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BioDrugs. 2008;22(2):71-84.

Prostate cancer vaccines: current status and future potential.

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Department of Urology, University of Lübeck Medical School, Lübeck, Germany.


Standard systemic treatment of prostate cancer today is comprised of antihormonal and cytostatic agents. Vaccine therapy of prostate cancer is principally attractive because of the presence of tumor-associated antigens such as prostate-specific antigen (PSA), prostatic acid phosphatase (PAP), prostate-specific membrane antigen (PSMA), and others. Most prostate cancer vaccine trials have demonstrated some activation of the immune system, limited clinical success, and few adverse effects.One strategy to overcome the problem of limited clinical success of vaccine therapies in prostate cancer could be strict patient selection. The clinical course of patients with prostate cancer (even in those with PSA relapse following surgery or radiotherapy with curative intention, or those with metastatic disease) can vary significantly. In patients with organ-confined prostate cancer, the most promising immunotherapeutic approach would be an adjuvant therapy following surgery or radiotherapy. Patients with PSA relapse following surgery or radiotherapy could also benefit from immunotherapy because tumor burden is usually low. However, most patients in prostate cancer vaccine trials had metastatic hormone-refractory prostate cancer (HRPC). High tumor burden correlates with immune escape phenomena. Nevertheless, 2 years ago, it was demonstrated, for the first time, that a tumor vaccine can prolong survival compared with placebo in patients with HRPC. This was demonstrated with the vaccine sipuleucel-T (APC-8015; Provenge), a mixture of cells obtained from the patient's peripheral blood by leukapheresis followed by density centrifugation and exposition. The Biologics License Application for this vaccine was denied by the US FDA in mid 2007, however, because the trial had failed to reach the primary endpoint (prolongation of time to tumor progression). Nevertheless, clinical trials with sipuleucel-T are ongoing, and the approach still looks promising. Another interesting approach is a vaccine made from whole tumor cells: GVAX. This vaccine is presently being studied in phase III trials against, and in combination with, docetaxel. The results from these trials will become available in the near future. Besides the precise definition of the disease status of patients with prostate cancer, combinations of vaccine therapy with radiotherapy, chemotherapy, and/or hormonal therapy are approaches that look promising and deserve further investigation.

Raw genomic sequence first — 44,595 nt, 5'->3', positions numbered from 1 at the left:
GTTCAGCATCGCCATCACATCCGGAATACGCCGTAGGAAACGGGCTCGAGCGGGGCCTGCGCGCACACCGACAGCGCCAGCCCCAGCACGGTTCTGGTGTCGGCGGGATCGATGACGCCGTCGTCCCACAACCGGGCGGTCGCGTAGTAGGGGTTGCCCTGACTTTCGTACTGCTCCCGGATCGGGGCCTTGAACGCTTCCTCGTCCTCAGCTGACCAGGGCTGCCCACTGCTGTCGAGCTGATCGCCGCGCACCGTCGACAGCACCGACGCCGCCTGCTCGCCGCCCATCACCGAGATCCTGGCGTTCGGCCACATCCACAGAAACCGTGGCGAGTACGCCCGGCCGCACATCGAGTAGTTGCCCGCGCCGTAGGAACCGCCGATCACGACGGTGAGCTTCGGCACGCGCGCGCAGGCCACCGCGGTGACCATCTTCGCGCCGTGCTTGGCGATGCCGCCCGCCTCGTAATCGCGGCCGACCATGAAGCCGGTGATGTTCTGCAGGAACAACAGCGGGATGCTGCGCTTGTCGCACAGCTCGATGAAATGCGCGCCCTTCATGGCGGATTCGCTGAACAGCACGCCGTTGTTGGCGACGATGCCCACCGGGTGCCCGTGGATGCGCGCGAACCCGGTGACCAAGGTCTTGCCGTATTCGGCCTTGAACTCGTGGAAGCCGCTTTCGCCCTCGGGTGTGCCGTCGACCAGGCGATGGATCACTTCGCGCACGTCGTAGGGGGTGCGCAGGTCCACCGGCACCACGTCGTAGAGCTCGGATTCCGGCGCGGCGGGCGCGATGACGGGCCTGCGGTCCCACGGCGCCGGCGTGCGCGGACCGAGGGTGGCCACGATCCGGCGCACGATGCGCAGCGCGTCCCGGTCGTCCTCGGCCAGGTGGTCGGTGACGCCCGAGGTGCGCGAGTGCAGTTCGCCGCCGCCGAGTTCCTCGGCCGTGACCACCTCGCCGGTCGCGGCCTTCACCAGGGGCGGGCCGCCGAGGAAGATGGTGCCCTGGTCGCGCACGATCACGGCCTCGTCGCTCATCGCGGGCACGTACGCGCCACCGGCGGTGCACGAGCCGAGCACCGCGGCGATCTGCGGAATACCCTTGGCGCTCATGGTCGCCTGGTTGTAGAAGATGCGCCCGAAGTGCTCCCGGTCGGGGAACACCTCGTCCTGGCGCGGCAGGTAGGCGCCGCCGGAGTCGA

[Indexed for MEDLINE]

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